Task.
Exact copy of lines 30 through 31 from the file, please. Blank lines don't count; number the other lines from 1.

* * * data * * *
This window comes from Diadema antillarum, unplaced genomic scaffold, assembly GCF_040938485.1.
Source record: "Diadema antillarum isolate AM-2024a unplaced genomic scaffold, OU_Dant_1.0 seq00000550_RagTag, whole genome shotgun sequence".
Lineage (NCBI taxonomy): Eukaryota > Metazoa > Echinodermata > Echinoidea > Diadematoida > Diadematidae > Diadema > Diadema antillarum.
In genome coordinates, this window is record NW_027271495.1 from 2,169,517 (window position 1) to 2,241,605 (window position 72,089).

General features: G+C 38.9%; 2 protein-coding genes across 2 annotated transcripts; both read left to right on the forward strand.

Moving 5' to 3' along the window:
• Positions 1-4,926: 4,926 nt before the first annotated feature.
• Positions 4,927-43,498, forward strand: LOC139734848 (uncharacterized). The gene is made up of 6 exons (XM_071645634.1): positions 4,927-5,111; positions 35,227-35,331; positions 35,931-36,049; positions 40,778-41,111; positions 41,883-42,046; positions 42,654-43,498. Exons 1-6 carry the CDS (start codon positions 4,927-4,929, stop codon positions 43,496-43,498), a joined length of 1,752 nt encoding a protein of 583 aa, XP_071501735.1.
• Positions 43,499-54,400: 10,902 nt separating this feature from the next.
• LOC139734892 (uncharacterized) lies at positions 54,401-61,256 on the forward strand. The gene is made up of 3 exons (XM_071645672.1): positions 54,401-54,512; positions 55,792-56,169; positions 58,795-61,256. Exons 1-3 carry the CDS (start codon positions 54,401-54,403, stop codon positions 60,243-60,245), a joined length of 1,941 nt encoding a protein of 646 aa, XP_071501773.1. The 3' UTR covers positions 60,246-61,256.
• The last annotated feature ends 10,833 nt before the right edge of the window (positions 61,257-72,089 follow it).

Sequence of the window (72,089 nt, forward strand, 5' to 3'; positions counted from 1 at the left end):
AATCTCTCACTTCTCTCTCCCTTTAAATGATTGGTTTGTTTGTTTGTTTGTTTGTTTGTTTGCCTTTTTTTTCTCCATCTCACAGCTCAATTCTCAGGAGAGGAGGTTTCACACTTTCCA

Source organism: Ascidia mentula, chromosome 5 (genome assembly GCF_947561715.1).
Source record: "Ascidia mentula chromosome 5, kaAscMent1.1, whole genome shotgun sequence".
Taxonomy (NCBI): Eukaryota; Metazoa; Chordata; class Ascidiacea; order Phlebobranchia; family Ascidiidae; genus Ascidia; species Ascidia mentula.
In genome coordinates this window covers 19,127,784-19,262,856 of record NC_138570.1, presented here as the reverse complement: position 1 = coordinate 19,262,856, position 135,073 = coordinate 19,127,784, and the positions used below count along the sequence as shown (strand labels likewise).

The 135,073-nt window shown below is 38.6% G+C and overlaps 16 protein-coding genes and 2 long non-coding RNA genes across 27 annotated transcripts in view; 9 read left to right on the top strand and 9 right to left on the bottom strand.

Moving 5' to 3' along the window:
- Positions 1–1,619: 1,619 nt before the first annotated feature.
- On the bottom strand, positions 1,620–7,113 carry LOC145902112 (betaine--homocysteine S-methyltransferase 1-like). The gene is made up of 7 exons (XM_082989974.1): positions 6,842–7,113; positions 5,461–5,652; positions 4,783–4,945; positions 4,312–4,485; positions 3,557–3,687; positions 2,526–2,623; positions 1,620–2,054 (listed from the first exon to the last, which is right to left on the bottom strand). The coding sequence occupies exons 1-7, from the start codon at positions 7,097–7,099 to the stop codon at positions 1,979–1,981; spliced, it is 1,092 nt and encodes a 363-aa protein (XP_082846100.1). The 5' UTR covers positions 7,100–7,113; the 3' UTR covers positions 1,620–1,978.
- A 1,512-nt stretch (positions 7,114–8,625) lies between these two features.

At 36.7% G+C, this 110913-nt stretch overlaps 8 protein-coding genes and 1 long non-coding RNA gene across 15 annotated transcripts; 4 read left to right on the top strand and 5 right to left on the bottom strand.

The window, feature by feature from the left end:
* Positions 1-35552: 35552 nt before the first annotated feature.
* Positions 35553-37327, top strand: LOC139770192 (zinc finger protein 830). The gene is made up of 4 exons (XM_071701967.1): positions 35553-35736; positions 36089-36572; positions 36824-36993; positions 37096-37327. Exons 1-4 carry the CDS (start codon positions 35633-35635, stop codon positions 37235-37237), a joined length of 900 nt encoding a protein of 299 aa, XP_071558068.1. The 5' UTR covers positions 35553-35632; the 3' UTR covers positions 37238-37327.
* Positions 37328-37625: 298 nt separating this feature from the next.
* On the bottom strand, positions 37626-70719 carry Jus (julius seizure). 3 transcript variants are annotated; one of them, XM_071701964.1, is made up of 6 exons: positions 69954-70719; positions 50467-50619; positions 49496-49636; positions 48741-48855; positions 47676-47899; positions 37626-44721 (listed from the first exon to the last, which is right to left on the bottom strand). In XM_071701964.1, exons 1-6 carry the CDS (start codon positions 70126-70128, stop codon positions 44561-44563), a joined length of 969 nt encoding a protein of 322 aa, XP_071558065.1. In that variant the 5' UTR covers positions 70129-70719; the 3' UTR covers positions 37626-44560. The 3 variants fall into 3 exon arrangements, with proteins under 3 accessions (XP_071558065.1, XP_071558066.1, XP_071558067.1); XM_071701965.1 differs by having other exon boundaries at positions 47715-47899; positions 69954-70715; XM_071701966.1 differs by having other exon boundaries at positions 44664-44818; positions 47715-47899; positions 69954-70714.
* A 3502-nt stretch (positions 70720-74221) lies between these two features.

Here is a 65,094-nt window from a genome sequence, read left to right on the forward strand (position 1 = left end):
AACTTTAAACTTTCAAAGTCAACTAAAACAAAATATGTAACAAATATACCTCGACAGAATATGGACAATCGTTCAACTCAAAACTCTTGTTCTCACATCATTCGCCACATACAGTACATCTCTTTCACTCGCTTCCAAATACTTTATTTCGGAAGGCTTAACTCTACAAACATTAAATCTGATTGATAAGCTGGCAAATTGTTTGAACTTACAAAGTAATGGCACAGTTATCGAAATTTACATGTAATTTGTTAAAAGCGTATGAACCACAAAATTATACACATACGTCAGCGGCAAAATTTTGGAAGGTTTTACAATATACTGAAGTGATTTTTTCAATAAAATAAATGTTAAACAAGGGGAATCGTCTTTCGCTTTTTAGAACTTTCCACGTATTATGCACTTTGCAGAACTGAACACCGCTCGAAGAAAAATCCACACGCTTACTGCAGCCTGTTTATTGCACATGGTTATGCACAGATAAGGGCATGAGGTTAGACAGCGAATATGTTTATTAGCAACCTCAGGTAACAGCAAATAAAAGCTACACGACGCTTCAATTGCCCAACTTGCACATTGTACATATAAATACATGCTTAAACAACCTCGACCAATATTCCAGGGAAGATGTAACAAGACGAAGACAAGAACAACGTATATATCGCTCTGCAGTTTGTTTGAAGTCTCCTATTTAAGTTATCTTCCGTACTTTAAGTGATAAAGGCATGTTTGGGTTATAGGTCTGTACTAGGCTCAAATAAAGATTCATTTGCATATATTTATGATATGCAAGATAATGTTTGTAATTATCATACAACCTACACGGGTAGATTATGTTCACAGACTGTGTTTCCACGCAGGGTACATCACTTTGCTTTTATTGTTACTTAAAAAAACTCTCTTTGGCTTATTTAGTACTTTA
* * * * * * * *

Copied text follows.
Here is a 65,094-nt window from a genome sequence, read left to right on the forward strand (position 1 = left end):
AACTTTAAACTTTCAAAGTCAACTAAAACAAAATATGTAACAAATATACCTCGACAGAATATGGACAATCGTTCAACTCAAAACTCTTGTTCTCACATCATTCGCCACATACAGTACATCTCTTTCACTCGCTTCCAAATACTTTATTTCGGAAGGCTTAACTCTACAAACATTAAATCTGATTGATAAGCTGGCAAATTGTTTGAACTTACAAAGTAATGGCACAGTTATCGAAATTTACATGTAATTTGTTAAAAGCGTATGAACCACAAAATTATACACATACGTCAGCGGCAAAATTTTGGAAGGTTTTACAATATACTGAAGTGATTTTTTCAATAAAATAAATGTTAAACAAGGGGAATCGTCTTTCGCTTTTTAGAACTTTCCACGTATTATGCACTTTGCAGAACTGAACACCGCTCGAAGAAAAATCCACACGCTTACTGCAGCCTGTTTATTGCACATGGTTATGCACAGATAAGGGCATGAGGTTAGACAGCGAATATGTTTATTAGCAACCTCAGGTAACAGCAAATAAAAGCTACACGACGCTTCAATTGCCCAACTTGCACATTGTACATATAAATACATGCTTAAACAACCTCGACCAATATTCCAGGGAAGATGTAACAAGACGAAGACAAGAACAACGTATATATCGCTCTGCAGTTTGTTTGAAGTCTCCTATTTAAGTTATCTTCCGTACTTTAAGTGATAAAGGCATGTTTGGGTTATAGGTCTGTACTAGGCTCAAATAAAGATTCATTTGCATATATTTATGATATGCAAGATAATGTTTGTAATTATCATACAACCTACACGGGTAGATTATGTTCACAGACTGTGTTTCCACGCAGGGTACATCACTTTGCTTTTATTGTTACTTAAAAAAACTCTCTTTGGCTTATTTAGTACTTTA